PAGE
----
Notetaking is an essential skill students must develop in order to be effective readers and learners in the content areas (Broz & Simpson, 2007). The sheer volume of information, vocabulary, and concepts students are expected to learn will be easier if they develop a notetaking system that facilitates meaningful reading and listening (Faber, Morris, & Lieberman, 2000; Lebauer, 2000), leads to an organized record of learning (Titsworth & Kiewra, 2004), and makes review and study efficient (Williams & Eggert, 2002).
1. Present a section of the material to be covered in the split-page format (See an example). This is done by drawing a straight line from top to bottom of a piece of paper (preferably a sheet of normal sized, lined notebook paper) approximately 2 – 3 inches from the left edge. The page should be split into one-third/two-thirds. In the left column big ideas, key dates, names, etc. should be written and supporting information in the right column. Students should be urged to paraphrase and abbreviate as much as possible (See example).
2. Discuss the advantages of taking notes in this way. Show students how they can prompt recall by bending the sheet or using another sheet of paper so that information in the right or left columns is covered. The uncovered information is then used as prompts for the information in the column that is covered.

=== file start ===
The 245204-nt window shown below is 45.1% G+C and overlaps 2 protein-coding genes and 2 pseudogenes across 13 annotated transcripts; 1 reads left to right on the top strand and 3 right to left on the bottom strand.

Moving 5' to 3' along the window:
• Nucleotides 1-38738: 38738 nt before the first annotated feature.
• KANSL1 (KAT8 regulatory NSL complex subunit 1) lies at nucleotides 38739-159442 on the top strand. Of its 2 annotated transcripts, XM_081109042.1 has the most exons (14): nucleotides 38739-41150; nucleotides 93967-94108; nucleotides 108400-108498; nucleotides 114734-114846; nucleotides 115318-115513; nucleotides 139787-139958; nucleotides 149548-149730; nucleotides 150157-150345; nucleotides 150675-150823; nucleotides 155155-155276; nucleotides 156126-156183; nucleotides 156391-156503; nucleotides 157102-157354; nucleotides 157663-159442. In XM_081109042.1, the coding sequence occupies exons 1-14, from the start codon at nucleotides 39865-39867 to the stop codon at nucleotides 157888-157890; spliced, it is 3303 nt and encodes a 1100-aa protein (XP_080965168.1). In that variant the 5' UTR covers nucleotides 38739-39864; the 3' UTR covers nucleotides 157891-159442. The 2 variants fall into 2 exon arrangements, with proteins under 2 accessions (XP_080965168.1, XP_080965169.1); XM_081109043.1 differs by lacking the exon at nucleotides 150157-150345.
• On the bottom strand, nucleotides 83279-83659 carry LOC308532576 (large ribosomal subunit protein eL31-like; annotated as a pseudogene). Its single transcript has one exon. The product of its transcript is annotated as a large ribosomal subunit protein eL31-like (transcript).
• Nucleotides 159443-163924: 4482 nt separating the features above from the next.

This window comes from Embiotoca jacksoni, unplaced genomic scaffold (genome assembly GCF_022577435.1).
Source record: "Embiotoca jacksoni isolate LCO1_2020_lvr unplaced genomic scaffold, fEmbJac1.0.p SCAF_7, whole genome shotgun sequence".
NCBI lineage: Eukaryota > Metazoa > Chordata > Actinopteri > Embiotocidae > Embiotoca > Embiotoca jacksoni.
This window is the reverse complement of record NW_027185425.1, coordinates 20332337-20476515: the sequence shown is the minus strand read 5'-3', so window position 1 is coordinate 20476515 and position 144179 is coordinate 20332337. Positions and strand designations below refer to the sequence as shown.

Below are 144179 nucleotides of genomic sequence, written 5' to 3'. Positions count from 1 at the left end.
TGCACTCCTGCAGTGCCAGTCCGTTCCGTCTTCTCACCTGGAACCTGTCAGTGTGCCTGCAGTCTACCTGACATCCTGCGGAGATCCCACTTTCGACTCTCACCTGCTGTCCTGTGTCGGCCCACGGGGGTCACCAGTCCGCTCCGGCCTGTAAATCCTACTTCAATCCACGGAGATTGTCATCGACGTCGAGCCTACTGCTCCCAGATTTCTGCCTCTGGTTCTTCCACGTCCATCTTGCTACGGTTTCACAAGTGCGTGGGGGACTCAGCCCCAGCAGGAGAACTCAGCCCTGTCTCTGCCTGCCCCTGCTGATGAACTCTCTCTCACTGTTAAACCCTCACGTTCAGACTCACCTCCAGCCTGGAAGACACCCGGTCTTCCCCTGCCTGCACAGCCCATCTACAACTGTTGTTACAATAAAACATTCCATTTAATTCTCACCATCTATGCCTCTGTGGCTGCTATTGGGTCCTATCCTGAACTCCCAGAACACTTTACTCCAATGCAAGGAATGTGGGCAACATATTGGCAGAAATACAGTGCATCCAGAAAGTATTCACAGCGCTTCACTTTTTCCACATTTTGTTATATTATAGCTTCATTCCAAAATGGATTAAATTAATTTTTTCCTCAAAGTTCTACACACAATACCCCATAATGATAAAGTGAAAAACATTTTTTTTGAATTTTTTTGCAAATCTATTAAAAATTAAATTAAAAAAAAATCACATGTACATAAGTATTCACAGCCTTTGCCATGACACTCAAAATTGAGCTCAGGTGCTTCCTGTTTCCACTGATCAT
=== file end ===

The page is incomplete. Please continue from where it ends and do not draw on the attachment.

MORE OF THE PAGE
3. Next, present another section of the material while students attempt to take split-page notes on their own. In advance, a model of the information in split-page format should be prepared and used to compare with the organization of the content with students’ attempts.
4. Continue to guide students in the process of taking split-page notes by modeling the format with notes of the content and eliciting similar styled notes from students. It will take time for students to become comfortable with the format and develop their own individual styles within the split-page structure. This guided practice time is the best way to ensure students learn and take full advantage of the notetaking system.
Brozo, W.G., & Simpson, M.L. (2007). Content literacy for today’s adolescents:Honoring diversity and building competence. Upper Saddle River, NJ:Merrill/Prentice Hall.
Faber, J.E., Morris, J.D., & Lieberman, M.G. (2000). The effect of note taking on ninth grade students’ comprehension. Reading Psychology, 21, 257-270.
Lebauer, R.S. (2000). Learn to listen: Listen to learn. Academic listening and note-taking (2nd ed.). New York: Longman.
Titsworth, B.S., & Kiewra, K.A. (2004). Spoken organizational lecture cues and student note-taking as facilitators of student learning. Contemporary Educational Pscyhology, 29, 234-237.
William, R.L., & Effert, A. (2002). Note-taking predictors of test performance. Teaching of Psychology, 29, 234-237.
CONTENT LITERACY STRATEGY DESCRIPTIONS for the 2008 LOUISIANA COMPREHENSIVE CURRICULUM, Dr. William G. Brozo, May 2008